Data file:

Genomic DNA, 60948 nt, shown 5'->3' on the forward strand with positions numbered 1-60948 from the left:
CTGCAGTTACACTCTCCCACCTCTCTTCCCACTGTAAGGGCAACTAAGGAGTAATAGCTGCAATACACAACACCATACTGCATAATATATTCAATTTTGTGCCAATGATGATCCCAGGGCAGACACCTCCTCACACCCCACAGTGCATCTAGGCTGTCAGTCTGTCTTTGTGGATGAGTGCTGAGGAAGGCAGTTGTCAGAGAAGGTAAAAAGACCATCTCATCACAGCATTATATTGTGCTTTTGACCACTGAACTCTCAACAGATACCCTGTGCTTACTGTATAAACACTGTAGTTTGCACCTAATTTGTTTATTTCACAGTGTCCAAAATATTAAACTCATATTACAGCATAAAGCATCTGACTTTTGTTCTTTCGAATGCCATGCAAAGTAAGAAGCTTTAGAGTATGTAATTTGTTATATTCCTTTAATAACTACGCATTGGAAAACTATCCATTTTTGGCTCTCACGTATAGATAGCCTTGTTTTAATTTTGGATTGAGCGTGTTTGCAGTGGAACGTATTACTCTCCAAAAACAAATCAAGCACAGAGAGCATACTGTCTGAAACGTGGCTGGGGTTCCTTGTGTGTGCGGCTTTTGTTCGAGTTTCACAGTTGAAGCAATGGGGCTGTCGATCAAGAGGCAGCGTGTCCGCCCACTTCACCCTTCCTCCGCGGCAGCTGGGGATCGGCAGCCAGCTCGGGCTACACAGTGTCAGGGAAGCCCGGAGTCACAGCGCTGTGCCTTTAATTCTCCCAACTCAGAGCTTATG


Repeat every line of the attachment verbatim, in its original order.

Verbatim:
Genomic DNA, 60948 nt, shown 5'->3' on the forward strand with positions numbered 1-60948 from the left:
CTGCAGTTACACTCTCCCACCTCTCTTCCCACTGTAAGGGCAACTAAGGAGTAATAGCTGCAATACACAACACCATACTGCATAATATATTCAATTTTGTGCCAATGATGATCCCAGGGCAGACACCTCCTCACACCCCACAGTGCATCTAGGCTGTCAGTCTGTCTTTGTGGATGAGTGCTGAGGAAGGCAGTTGTCAGAGAAGGTAAAAAGACCATCTCATCACAGCATTATATTGTGCTTTTGACCACTGAACTCTCAACAGATACCCTGTGCTTACTGTATAAACACTGTAGTTTGCACCTAATTTGTTTATTTCACAGTGTCCAAAATATTAAACTCATATTACAGCATAAAGCATCTGACTTTTGTTCTTTCGAATGCCATGCAAAGTAAGAAGCTTTAGAGTATGTAATTTGTTATATTCCTTTAATAACTACGCATTGGAAAACTATCCATTTTTGGCTCTCACGTATAGATAGCCTTGTTTTAATTTTGGATTGAGCGTGTTTGCAGTGGAACGTATTACTCTCCAAAAACAAATCAAGCACAGAGAGCATACTGTCTGAAACGTGGCTGGGGTTCCTTGTGTGTGCGGCTTTTGTTCGAGTTTCACAGTTGAAGCAATGGGGCTGTCGATCAAGAGGCAGCGTGTCCGCCCACTTCACCCTTCCTCCGCGGCAGCTGGGGATCGGCAGCCAGCTCGGGCTACACAGTGTCAGGGAAGCCCGGAGTCACAGCGCTGTGCCTTTAATTCTCCCAACTCAGAGCTTATG